"My head, my head," and I whispered, "Your hand, your hand,"
and I didn't whisper "Mama" or "God."
And I didn't have miraculous visions
of hands stroking heads in the heavens
as they split wide open.

Whatever I scream or say or whisper is only
to console myself: My head, my head.
Door, door. Your hand, your hand.

– Yehuda Amichai

The sun moving north again

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My current temp job will continue through early May. And then — I would like to leave this hemisphere by summer solstice.

Read in March 2012

1. Heist Society, by Ally Carter
This was fun. Thanks, Erin.

2. The War of Art, by Steven Pressfield
This gave me a very useful concept, that of Resistance, but I didn't care for his voice or the parts where he waxes metaphysical / quasi-spiritual in these oh-so Romantic directions.

3. Live or Die, by Anne Sexton
This was appropriately opened by the following Author's Note:

“To begin with, I have placed these poems (1962-1966) in the order in which they were written with all due apologies for the fact that they read like a fever chart for a bad case of melancholy. But I thought the order of their creation might be of interest to some readers, and as AndrĂ© Gide wrote in his journal, ‘Despite every resolution of optimist, melancholy occasionally wins out: man has decidedly botched up the planet.’”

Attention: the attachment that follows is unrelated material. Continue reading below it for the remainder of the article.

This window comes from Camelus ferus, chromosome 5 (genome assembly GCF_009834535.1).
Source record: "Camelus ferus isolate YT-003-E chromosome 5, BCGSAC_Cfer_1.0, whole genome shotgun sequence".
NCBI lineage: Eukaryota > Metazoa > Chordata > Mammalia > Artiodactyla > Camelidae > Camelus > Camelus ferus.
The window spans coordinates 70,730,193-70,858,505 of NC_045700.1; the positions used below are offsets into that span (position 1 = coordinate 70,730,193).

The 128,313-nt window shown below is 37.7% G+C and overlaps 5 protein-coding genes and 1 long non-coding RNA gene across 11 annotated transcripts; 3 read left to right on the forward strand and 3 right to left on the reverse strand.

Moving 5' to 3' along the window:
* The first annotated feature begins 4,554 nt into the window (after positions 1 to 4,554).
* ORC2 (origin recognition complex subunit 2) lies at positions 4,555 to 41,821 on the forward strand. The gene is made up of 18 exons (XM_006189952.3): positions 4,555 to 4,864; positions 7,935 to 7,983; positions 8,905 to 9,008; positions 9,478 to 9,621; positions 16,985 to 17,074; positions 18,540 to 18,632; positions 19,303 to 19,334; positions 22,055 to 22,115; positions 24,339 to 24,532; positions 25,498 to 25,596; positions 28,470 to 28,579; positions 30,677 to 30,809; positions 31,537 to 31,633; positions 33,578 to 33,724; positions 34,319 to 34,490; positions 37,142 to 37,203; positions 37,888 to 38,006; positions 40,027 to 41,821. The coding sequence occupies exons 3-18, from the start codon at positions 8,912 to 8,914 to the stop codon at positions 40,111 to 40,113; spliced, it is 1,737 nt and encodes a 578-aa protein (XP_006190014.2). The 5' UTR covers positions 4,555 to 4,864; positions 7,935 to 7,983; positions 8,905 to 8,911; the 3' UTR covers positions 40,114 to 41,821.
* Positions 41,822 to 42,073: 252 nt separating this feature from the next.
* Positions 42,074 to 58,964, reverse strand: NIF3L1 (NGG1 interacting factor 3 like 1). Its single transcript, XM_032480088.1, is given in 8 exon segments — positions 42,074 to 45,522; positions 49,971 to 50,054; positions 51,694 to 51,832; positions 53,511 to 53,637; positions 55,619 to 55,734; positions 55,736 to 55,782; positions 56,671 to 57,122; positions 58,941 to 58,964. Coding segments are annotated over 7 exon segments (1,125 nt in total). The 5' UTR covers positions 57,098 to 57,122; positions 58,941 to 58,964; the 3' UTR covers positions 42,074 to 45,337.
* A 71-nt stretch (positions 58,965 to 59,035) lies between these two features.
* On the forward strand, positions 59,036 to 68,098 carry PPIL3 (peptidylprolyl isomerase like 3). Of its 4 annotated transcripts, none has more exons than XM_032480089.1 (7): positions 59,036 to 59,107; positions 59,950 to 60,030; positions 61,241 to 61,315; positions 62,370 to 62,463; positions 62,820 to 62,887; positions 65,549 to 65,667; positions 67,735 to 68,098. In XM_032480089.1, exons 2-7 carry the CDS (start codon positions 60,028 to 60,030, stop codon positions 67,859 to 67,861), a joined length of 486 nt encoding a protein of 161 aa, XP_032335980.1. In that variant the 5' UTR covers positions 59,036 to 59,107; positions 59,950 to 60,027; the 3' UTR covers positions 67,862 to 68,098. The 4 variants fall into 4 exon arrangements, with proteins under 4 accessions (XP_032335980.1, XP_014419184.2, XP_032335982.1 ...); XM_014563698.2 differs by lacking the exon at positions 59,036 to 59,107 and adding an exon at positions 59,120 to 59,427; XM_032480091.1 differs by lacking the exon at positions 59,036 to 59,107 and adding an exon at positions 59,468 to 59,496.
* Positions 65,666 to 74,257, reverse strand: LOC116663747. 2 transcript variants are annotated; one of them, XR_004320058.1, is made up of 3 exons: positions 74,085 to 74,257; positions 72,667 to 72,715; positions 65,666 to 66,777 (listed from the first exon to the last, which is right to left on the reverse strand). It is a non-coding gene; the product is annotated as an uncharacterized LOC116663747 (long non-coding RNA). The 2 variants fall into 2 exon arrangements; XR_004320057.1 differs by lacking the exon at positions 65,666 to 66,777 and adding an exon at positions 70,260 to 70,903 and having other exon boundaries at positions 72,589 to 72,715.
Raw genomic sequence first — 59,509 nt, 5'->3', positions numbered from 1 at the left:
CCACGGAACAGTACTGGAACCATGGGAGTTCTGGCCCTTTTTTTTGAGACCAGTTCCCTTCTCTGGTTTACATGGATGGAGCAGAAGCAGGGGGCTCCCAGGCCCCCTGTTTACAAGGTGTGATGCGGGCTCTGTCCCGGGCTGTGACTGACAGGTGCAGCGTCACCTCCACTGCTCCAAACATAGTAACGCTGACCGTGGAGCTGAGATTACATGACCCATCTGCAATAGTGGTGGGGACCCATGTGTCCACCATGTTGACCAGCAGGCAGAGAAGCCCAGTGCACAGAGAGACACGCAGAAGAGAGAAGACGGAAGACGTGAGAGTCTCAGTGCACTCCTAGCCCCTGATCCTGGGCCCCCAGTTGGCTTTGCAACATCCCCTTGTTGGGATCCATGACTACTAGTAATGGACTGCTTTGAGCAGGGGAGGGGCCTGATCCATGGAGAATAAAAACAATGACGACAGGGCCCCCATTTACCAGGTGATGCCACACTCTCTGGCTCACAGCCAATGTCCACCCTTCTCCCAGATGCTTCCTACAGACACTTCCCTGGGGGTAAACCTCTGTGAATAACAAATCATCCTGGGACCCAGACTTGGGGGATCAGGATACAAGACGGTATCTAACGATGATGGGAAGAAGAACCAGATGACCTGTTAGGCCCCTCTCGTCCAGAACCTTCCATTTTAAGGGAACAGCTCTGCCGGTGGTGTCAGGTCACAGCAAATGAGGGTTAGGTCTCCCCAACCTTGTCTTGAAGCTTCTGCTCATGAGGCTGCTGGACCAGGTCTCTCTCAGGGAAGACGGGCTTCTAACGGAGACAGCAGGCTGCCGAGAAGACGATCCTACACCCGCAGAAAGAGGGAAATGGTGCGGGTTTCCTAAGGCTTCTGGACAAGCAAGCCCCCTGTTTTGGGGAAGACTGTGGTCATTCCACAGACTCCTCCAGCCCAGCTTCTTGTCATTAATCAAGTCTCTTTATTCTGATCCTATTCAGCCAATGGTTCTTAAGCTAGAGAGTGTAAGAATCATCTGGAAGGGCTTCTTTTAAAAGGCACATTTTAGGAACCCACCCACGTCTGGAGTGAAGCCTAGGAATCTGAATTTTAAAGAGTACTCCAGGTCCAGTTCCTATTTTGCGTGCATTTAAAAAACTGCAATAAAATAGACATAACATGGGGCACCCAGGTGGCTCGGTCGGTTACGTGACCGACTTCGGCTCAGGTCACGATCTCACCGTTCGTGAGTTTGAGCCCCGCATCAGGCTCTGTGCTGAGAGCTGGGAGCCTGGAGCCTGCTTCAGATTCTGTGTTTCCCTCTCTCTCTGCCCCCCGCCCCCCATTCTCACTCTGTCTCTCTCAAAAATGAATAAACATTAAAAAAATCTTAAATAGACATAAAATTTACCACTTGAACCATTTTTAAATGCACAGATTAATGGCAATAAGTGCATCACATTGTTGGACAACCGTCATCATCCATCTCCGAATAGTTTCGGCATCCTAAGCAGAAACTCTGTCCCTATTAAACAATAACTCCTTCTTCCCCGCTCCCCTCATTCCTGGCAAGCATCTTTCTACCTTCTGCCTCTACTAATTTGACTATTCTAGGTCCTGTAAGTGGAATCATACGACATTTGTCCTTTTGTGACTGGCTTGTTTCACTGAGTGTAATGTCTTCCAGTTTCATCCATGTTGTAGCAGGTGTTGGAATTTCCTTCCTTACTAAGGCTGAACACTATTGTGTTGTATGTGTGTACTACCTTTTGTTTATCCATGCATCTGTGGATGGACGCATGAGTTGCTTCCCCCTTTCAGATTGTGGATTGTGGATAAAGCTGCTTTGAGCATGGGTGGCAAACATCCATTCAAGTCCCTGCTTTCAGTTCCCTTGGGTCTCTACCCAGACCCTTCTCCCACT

4. The Selected Poetry of Yehuda Amichai, ed. and trans. Chana Bloch and Stephen Mitchell
This is a book that I am happy to own. Genius at times. Sorrowful, philosophical, concerned with the mundane, rich with images. I put my Christian upbringing and education to good use catching the biblical allusions that pepper the long poems.

5. Pleiades, by Sui Solitaire
This was heavy with adolescent romantic angst. I liked the last twenty or so pages the best. These missives from Sui's past were interesting partly because I know her now, didn't know here then, but know from her blog some of the context for these writings. Her ear is excellent, and some of these have a distinct spoken-word feeling. Reading this was an oasis in my work day.